- Given that the trial court failed to provide the defendant with an opportunity to be heard regarding the trial court's decision to take judicial notice that the highway the defendant drove upon was a two-lane marked road, and no evidence was presented to establish that the highway was divided into two or more clearly marked lanes for traffic, there was insufficient evidence to convict the defendant of a failure to maintain a lane. Stewart v. State, 288 Ga. App. 735, 655 S.E.2d 328 (2007).
Given that no evidence was presented to establish that the street the defendant was driving on was divided into two or more clearly marked lanes, the evidence was insufficient to convict the defendant of failure to maintain the lane. Stroud v. State, 344 Ga. App. 827, 812 S.E.2d 309 (2018).Instructions.
- Reversal of defendant's conviction for improper lane change was required since the trial court first instructed the jury by reading the language of the accusation charging the defendant with an improper lane change in violation of O.C.G.A. § 40-6-48, then later read O.C.G.A. § 40-6-123(b) and told the jury that the defendant was charged with improper lane change in violation of that section. Threatt v. State, 240 Ga. App. 592, 524 S.E.2d 276 (1999).
When the defendant was charged with failing to maintain defendant's lane in violation of O.C.G.A. § 40-6-48 and failing to use a turn signal in violation of O.C.G.A. § 40-6-123, the trial court properly instructed the jury as to the definition of the standard for strict liability offenses because the state was not required to prove mental fault or mens rea in those offenses; although O.C.G.A. § 40-6-10(b) required proof that the defendant knowingly operated the vehicle with no insurance, and O.C.G.A. § 40-6-270 required proof that the defendant knowingly failed to stop and comply with the statute's mandates, the trial court's charge on intent was found sufficient. Augustin v. State, 260 Ga. App. 631, 580 S.E.2d 640 (2003).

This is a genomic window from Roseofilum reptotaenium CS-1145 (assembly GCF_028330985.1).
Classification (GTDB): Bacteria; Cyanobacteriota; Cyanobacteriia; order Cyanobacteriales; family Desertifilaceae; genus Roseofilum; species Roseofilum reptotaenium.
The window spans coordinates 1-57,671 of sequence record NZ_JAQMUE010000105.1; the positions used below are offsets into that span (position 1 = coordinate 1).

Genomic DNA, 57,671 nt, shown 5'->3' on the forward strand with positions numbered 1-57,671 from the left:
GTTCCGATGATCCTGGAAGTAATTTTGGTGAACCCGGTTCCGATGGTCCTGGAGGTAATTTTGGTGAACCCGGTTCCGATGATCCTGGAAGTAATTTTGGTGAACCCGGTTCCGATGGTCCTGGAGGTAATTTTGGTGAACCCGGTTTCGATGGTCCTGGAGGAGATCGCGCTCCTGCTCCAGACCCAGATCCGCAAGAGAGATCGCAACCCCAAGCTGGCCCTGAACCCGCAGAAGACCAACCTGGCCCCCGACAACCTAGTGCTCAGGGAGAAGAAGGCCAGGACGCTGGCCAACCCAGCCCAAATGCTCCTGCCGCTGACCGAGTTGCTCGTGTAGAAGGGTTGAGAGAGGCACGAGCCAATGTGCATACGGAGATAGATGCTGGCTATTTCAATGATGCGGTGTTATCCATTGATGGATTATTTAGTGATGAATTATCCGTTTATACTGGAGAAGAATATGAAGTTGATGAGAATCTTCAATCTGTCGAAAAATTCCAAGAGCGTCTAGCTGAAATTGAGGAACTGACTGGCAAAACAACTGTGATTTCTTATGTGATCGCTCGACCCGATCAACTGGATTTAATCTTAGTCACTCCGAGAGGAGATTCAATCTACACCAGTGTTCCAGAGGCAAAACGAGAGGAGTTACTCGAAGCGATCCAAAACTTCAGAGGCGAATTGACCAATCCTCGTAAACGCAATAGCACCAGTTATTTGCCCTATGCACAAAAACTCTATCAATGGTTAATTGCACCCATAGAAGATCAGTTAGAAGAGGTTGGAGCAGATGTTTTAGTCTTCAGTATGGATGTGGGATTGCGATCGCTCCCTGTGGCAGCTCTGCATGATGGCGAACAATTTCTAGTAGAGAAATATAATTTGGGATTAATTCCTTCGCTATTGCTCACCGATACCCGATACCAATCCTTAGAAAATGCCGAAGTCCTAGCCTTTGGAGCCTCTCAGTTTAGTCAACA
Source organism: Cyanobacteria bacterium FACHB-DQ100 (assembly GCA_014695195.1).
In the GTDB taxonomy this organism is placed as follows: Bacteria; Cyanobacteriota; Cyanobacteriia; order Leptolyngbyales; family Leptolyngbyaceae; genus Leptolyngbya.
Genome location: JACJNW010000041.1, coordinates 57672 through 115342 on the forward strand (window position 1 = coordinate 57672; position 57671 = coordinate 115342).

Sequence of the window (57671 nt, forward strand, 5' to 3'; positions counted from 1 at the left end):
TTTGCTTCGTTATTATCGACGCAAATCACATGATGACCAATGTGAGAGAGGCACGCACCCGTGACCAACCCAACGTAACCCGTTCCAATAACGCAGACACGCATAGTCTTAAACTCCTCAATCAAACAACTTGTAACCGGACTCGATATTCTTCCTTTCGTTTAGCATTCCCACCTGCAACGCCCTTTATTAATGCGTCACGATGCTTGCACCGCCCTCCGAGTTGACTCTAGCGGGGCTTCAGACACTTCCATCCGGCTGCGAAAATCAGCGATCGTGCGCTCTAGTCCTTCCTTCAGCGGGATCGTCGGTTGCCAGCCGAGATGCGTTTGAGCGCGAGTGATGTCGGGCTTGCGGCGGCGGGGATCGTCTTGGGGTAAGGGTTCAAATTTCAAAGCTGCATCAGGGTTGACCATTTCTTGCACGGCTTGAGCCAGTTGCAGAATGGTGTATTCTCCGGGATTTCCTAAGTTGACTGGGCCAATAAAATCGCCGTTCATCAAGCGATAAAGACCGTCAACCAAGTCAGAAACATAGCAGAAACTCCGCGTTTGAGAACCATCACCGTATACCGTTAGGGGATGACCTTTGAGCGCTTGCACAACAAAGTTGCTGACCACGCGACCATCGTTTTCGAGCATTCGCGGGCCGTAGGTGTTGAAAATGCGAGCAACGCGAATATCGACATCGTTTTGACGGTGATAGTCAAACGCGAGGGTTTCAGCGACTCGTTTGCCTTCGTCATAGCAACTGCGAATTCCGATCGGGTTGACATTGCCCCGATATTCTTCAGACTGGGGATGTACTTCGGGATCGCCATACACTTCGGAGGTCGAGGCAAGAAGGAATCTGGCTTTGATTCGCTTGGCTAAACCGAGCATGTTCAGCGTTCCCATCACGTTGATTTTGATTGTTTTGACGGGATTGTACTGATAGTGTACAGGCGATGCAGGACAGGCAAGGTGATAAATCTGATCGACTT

Because the accusation read to the jury charged an improper lane change, but the jury was twice instructed on the elements of failure to maintain a lane, these inconsistent instructions required reversal of the defendant's improper lane change conviction. Walker v. State, 280 Ga. App. 393, 634 S.E.2d 177 (2006).
In a prosecution for driving under the influence and making an improper lane change, because the defendant did not request instructions on accident and justification, the trial court did not err in failing to give those instructions; moreover, because the jury was charged on involuntary intoxication, the failure to charge on accident was not harmful as a matter of law. Walker v. State, 280 Ga. App. 393, 634 S.E.2d 177 (2006).
Because there was some evidence, even from the state's witnesses, that showed that the defendant committed an act of following too closely, a traffic violation other than the more culpable offense of DUI, that such evidence not only showed that the defendant committed the less-culpable offenses of following too closely and of failing to maintain the defendant's lane, that may have caused the collision and resulting death, the trial court erred in failing to give the defendant's written request for an instruction on second-degree vehicular homicide. Brown v. State, 287 Ga. App. 755, 652 S.E.2d 631 (2007).